Stanley Kubrick released Full Metal Jacket in 1987, a full seven years after his previous project, the psychological horror film The Shining. Kubrick was contemplating making a war film as early as 1980, when he initiated contact with writer and former combat correspondent Michael Herr, author of the famous Vietnam memoir Dispatches. Herr was initially reluctant to participate in another Vietnam war film project, having already worked on Francis Ford Coppola's Apocalypse Now in the late 1970s. Kubrick's persistence, and decision to adapt Gustav Hasford's novel The Short-Timers, which both men considered a masterpiece, helped to convince Herr to come on board.
Full Metal Jacket is an unusual war film in that half of it takes place in basic training, before the men are deployed. Critics have noted the stark disparity between the film's first and second halves. The first half of the film takes place at a U.S. Marine Corps base on Parris Island, South Carolina, as the men complete basic training. The story focuses tightly around Gunnery Sergeant Hartman and Leonard "Gomer Pyle" Lawrence, sidelining other characters like Joker and Cowboy, who become central in the latter half of the film. Through Pyle's story, Kubrick examined the "brainwashing" effects of military training, and the kinds of psychological breakdown and homicidal ideation that they could incur.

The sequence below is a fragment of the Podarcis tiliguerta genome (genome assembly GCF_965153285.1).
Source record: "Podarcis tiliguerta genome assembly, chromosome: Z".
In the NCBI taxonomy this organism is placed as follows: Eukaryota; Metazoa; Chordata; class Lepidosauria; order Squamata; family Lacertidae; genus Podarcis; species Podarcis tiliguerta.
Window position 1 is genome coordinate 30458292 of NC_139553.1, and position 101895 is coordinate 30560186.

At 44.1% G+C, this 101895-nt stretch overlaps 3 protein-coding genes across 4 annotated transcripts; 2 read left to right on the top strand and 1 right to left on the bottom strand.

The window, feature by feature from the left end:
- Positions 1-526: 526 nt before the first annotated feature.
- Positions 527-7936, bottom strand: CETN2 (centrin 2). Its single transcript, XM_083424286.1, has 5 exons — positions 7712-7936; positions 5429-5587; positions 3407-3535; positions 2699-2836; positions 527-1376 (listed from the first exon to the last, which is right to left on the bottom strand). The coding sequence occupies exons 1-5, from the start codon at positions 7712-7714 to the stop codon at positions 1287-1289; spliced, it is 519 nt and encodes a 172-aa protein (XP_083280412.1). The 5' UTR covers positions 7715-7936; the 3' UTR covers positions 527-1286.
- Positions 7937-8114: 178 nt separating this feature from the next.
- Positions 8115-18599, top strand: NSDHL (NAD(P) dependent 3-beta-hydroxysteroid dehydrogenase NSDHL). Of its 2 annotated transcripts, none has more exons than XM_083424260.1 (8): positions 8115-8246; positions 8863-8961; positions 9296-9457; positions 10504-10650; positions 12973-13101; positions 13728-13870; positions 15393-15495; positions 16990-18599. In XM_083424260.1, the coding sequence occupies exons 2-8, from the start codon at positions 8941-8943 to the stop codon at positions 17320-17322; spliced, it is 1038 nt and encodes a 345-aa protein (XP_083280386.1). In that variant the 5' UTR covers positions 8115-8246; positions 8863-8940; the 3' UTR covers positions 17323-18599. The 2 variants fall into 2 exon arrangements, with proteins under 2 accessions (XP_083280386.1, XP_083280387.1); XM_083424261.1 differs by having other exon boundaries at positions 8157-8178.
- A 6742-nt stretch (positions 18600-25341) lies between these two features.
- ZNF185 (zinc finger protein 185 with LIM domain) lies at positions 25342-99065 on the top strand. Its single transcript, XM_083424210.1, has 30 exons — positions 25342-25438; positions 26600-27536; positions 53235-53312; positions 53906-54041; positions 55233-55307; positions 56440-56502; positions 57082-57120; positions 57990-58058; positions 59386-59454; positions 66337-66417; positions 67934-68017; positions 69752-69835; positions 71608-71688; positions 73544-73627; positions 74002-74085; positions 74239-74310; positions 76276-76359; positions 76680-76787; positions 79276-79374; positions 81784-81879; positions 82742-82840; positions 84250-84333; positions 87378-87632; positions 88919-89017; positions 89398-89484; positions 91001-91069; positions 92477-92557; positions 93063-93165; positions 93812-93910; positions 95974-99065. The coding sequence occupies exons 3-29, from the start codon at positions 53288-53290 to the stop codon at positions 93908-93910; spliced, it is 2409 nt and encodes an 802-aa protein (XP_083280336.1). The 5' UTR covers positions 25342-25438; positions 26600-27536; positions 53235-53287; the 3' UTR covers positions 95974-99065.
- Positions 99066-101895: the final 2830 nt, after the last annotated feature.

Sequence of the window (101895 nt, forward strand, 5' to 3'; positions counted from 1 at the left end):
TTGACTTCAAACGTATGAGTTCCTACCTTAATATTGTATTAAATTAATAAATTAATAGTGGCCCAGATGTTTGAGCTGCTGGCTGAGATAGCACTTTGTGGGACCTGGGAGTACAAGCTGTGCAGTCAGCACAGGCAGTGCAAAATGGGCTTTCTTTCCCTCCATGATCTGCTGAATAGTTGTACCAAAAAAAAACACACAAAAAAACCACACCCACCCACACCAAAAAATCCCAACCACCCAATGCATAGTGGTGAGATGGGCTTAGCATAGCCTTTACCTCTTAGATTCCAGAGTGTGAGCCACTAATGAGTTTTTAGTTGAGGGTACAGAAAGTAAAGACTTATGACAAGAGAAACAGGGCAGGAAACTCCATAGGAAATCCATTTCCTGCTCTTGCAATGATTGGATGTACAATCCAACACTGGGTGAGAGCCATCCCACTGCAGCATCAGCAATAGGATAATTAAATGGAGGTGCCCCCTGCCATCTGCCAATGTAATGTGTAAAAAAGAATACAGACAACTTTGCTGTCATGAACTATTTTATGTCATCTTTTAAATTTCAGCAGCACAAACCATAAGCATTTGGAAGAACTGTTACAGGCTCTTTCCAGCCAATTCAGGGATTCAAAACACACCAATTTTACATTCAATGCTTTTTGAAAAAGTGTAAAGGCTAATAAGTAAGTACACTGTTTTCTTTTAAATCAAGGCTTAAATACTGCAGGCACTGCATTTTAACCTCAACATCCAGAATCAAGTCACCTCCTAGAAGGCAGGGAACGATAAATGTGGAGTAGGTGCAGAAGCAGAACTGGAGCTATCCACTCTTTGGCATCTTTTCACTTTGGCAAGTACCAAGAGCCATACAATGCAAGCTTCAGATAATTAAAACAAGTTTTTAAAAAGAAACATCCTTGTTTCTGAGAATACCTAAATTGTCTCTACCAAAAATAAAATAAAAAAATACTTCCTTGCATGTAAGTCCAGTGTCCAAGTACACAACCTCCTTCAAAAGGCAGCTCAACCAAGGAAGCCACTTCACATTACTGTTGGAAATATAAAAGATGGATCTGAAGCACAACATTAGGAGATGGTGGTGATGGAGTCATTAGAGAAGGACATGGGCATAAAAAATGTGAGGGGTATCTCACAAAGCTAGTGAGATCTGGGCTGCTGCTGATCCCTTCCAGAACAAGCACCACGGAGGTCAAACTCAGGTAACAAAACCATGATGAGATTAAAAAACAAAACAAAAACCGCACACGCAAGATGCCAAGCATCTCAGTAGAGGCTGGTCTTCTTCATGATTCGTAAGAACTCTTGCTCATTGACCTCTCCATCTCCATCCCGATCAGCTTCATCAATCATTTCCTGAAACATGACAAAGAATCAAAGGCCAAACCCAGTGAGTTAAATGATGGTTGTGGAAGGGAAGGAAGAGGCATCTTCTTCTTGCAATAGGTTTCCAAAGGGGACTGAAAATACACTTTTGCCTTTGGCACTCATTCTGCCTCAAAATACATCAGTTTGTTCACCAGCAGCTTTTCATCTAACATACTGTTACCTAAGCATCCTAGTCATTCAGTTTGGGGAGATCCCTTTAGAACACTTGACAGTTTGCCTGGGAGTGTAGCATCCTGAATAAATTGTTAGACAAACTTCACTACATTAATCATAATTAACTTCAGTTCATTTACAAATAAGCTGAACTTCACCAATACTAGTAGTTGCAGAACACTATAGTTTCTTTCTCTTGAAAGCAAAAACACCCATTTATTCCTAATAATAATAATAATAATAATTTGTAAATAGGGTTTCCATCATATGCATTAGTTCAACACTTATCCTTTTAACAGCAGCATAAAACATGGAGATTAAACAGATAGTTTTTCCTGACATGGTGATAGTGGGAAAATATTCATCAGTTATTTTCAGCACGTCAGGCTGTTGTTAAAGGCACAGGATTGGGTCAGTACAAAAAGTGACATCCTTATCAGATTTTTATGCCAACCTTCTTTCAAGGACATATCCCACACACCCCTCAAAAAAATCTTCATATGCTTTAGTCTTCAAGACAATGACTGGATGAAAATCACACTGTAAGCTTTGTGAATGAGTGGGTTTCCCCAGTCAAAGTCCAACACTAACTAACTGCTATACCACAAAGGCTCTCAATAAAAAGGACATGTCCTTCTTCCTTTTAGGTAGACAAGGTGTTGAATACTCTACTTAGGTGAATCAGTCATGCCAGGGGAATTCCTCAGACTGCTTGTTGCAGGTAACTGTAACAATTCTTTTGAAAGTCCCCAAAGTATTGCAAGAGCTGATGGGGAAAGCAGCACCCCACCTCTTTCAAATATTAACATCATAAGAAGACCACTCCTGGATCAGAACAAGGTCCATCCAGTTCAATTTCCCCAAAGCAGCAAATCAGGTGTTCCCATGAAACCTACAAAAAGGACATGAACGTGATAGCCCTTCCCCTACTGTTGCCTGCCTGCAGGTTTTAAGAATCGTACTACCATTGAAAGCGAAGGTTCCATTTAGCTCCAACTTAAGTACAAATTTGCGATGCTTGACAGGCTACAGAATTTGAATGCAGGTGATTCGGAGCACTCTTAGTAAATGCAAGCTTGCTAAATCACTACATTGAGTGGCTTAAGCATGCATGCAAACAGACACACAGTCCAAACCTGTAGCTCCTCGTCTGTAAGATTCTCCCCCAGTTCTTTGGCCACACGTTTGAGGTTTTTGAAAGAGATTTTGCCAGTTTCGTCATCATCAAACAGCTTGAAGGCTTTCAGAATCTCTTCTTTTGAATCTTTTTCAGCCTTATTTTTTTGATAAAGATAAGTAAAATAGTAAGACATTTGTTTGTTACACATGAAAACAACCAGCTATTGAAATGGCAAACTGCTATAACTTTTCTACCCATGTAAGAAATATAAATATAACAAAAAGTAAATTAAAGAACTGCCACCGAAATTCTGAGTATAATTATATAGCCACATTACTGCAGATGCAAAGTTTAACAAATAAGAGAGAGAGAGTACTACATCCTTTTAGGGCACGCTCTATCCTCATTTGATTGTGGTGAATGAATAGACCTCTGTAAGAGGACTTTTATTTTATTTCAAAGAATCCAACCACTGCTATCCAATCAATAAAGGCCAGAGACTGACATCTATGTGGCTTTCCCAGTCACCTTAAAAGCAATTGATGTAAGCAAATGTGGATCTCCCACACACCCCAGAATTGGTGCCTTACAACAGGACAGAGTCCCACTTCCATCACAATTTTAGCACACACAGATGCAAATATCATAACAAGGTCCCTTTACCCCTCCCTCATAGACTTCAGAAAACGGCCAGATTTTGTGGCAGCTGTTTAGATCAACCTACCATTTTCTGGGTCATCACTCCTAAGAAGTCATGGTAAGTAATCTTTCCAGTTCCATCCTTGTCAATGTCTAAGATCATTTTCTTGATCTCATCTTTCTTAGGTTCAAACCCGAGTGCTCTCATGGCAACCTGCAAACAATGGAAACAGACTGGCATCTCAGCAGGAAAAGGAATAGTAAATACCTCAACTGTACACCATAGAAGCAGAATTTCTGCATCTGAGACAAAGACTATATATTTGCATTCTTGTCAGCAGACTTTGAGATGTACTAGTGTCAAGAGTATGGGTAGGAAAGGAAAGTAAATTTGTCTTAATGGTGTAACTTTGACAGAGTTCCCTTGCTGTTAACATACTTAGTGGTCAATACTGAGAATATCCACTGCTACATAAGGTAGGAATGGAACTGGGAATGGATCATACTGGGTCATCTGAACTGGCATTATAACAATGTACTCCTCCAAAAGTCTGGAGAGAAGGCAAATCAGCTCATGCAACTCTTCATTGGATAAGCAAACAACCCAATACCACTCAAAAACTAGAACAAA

Critics praised the first part of the film, especially R. Lee Ermey's vicious performance as Hartman. Kubrick also sang Ermey's praises, astounded by the force and power he brought to the incredibly demanding role. Ermey's line readings often satisfied Kubrick after only a few takes—a rarity for the notoriously perfectionist director. Critics were less favorable toward the second half of the film, which unlike the first half, unfolds as a series of loose vignettes, rather than as one tight storyline. Roger Ebert called the film "strangely shapeless," and Gene Siskel commented that, "the second act fails to live up to the first act."
Nevertheless, Full Metal Jacket ranks among Kubrick's best-known works. The horrifying story of Hartman and Pyle, which ends in a brutal murder-suicide, has become the film's primary legacy, as has the film's unflinching overall treatment of the U.S. Marine Corps' culture. Although Kubrick stated publicly that he did not intend to make an "anti-war" film, the boot camp sequence undeniably conveys how the brutality of basic training leads to moral anarchy and mental breakdown. When every single member of the platoon joins in savagely beating Pyle after Hartman's indirect order, they are all implicated in the violence that takes place—no one is innocent, even before they step foot in Vietnam.
Ironically, the film is also popular within the real U.S. Marines. Many in the service vaunt Hartman as the ultimate drill instructor, and disparage Pyle as a pathetic "non-hacker." The film's sensationalization of masculinity and masculine violence have been occasionally interpreted as an endorsement, not a critique. Although Kubrick renders the psychological ramifications of war, he also encourages the audience to feel empathy with Joker and Cowboy, creating a complex film with no clear protagonists. The film was nominated for an Academy Award in the category of Best Screenplay Based on Material from Another Medium, as well as a Golden Globe in the category of Best Performance by an Actor in a Supporting Role.